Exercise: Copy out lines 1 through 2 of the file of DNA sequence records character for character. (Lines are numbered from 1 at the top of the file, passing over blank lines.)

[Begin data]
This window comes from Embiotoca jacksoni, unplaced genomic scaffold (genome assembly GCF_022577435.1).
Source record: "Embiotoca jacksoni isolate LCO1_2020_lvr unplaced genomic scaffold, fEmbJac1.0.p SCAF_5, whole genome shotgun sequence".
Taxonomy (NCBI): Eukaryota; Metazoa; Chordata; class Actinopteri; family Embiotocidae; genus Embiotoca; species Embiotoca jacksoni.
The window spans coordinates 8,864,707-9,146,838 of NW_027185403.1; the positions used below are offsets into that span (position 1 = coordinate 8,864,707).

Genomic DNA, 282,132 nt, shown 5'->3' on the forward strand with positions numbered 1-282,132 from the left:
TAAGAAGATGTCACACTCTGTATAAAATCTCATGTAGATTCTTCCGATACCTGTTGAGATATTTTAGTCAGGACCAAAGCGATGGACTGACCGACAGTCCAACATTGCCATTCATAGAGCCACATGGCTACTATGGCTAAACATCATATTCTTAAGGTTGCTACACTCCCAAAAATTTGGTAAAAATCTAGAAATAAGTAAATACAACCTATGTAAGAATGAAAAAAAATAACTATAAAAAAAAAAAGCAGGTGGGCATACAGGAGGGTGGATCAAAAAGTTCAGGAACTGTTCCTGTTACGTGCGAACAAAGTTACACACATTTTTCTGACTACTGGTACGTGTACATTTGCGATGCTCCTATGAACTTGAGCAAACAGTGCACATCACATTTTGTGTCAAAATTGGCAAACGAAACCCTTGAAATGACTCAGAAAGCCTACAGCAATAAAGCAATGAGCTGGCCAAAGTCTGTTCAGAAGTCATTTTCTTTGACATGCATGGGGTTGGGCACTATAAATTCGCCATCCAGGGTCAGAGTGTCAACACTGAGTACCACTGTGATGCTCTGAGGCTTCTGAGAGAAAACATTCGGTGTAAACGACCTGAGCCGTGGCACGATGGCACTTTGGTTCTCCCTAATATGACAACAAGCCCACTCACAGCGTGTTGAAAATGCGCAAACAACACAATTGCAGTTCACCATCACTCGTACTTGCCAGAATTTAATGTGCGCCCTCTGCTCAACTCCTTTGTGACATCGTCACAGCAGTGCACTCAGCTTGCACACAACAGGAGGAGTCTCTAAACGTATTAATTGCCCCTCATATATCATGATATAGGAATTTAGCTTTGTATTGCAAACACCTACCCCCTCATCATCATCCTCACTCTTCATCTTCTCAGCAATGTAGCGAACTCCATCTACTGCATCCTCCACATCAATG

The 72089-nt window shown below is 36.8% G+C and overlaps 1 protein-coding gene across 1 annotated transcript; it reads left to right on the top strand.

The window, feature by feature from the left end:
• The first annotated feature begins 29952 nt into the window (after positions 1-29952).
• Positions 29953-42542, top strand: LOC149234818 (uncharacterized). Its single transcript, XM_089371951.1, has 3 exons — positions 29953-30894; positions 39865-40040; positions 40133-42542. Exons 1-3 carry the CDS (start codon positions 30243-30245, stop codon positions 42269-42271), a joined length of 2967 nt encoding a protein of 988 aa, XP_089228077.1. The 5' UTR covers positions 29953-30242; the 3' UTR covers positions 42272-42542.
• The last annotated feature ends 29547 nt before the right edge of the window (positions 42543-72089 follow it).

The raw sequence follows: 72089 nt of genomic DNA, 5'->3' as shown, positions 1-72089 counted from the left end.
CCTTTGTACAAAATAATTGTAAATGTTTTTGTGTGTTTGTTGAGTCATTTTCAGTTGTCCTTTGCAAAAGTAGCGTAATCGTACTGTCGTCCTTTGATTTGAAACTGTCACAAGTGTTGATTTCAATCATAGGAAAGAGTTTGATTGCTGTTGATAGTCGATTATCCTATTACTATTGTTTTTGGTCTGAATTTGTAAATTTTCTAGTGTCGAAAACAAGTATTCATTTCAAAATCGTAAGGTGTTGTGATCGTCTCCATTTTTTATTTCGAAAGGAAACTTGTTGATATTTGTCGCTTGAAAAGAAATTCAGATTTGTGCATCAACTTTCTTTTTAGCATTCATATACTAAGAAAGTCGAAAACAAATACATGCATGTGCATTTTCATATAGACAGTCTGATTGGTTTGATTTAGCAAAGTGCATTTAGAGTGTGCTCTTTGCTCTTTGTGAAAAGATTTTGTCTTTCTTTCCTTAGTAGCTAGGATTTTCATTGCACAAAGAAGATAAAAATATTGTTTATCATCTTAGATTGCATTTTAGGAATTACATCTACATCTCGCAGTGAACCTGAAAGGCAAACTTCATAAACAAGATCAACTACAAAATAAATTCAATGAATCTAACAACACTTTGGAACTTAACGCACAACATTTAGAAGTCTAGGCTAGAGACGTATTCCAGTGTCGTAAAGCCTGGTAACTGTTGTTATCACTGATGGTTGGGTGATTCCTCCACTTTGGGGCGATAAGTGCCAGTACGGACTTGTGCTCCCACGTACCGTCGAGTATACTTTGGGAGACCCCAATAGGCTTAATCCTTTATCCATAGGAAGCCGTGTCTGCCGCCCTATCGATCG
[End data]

This window comes from Embiotoca jacksoni, unplaced genomic scaffold (genome assembly GCF_022577435.1).
Source record: "Embiotoca jacksoni isolate LCO1_2020_lvr unplaced genomic scaffold, fEmbJac1.0.p SCAF_5, whole genome shotgun sequence".